One, why? The urge to explain this as Trudeau’s attempt to appease the Canadian Sikh “vote-bank” is logical but inadequate. There are deeper, structural causes at play with long-term implications.
Two, what next? The ongoing investigation and a potential public inquiry imply a long, bruising journey ahead for all parties involved.
To understand Ottawa’s decision, one needs to unpack the signalling and underlying political sources of such a bilateral schism.
If Ottawa’s allegations are correct, this is arguably the first ever (known) covert assassination by Indian intelligence on Western soil. Given how it was executed – the target was shot by unknown gunmen – it seems that little effort was made to conceal signatures.
In this scenario, India’s signal to Canada remains unmistakeable: if you don’t act against Khalistan militants, or belittle our security concerns, we will take action. Undoubtedly, this makes many in India jubilant.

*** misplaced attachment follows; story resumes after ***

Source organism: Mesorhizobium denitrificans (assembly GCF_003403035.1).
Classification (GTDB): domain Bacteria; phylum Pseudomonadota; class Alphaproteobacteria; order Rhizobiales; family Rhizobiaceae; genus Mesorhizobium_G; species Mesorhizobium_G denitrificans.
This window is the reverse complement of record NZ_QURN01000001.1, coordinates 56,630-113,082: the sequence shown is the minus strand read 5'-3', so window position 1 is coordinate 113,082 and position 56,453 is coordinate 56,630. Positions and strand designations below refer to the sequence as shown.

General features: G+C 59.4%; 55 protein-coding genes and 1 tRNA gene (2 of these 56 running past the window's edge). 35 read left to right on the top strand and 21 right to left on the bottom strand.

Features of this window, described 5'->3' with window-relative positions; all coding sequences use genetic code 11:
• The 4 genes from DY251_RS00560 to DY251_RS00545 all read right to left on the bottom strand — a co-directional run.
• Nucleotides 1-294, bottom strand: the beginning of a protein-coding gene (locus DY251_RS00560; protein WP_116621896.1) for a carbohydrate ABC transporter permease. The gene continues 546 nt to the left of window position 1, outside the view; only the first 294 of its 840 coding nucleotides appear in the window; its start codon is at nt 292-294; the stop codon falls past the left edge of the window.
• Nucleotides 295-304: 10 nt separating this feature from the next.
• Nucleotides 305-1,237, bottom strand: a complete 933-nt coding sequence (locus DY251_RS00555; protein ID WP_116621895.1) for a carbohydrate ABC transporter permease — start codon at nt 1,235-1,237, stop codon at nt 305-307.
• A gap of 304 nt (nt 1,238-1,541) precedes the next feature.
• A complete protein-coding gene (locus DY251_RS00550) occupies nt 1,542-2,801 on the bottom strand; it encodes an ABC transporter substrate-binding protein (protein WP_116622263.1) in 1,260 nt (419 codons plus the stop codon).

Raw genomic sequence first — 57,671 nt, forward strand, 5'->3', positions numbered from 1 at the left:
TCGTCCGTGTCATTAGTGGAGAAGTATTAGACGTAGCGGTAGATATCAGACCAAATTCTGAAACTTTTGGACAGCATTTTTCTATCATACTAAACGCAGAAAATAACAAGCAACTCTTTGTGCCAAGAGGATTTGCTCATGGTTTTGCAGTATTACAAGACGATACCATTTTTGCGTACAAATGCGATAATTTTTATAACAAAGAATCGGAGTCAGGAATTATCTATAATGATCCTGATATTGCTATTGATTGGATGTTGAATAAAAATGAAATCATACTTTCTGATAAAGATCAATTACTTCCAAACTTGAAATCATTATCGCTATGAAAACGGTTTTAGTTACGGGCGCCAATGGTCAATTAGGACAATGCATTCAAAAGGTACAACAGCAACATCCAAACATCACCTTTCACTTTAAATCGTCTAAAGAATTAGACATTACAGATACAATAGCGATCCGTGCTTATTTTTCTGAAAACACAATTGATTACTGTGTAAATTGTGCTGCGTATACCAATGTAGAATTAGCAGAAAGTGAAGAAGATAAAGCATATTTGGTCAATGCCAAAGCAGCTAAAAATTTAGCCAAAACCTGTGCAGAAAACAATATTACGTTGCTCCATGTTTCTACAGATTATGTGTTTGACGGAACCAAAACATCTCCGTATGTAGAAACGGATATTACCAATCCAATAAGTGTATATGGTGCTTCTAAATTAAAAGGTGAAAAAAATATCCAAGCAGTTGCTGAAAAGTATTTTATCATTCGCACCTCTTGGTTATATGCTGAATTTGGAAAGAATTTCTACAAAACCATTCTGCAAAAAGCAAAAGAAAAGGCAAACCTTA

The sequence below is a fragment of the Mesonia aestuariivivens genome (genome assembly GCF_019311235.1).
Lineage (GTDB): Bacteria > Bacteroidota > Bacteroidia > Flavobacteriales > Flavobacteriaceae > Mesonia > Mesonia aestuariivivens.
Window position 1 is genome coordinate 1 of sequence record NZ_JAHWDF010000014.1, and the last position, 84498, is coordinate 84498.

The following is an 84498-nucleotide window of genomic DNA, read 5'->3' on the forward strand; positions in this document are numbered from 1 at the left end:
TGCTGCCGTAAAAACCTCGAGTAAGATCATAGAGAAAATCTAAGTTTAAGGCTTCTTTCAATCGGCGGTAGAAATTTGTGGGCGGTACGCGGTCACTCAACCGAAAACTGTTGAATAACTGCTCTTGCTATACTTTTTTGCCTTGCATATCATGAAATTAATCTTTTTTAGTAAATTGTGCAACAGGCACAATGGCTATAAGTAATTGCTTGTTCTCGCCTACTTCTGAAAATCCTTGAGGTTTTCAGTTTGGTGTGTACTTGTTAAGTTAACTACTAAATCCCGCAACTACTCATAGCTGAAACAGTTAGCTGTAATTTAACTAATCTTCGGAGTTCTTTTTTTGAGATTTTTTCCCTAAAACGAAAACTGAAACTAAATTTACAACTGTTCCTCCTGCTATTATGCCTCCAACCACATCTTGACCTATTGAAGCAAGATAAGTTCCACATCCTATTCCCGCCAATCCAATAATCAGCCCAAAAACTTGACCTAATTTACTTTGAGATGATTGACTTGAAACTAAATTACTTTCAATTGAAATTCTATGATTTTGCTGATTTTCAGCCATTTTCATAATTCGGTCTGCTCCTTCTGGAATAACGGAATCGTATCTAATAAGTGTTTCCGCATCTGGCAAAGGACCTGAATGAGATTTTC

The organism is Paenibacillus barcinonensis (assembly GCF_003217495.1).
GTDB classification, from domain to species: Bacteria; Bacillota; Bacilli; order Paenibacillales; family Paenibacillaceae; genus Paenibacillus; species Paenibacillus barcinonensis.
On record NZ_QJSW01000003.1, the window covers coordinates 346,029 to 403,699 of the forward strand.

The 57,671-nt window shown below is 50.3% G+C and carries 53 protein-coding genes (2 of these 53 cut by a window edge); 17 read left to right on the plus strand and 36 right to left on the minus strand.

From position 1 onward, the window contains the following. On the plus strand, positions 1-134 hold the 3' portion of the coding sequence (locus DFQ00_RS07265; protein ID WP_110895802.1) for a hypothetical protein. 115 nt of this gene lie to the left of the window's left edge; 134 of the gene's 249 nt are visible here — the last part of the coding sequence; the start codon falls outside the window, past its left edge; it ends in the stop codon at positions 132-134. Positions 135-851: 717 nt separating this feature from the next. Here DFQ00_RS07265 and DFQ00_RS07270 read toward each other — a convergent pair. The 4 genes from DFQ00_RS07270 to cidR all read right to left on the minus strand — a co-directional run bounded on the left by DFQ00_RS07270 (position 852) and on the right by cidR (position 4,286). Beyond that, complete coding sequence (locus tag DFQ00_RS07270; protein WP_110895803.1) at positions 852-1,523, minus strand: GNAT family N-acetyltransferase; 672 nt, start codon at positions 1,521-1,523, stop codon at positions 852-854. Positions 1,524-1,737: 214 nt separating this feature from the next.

But Ottawa’s countersignal is serious.
Ottawa’s core audience is not New Delhi, but its Five-Eyes allies (Australia, New Zealand, the UK and the US). More than seeking to deter India from using similar methods in future, Canada is telling its allies that there are limits to the West’s alignment with India.
To think that muted responses from other Western countries, most of which are investing in India to counter China, means that India will not incur costs is erroneous. In going public, Canada has emboldened a vast reservoir of silent India sceptics in the Western power corridors. And India’s response to the Canadian allegations is fuelling, not abating, these concerns.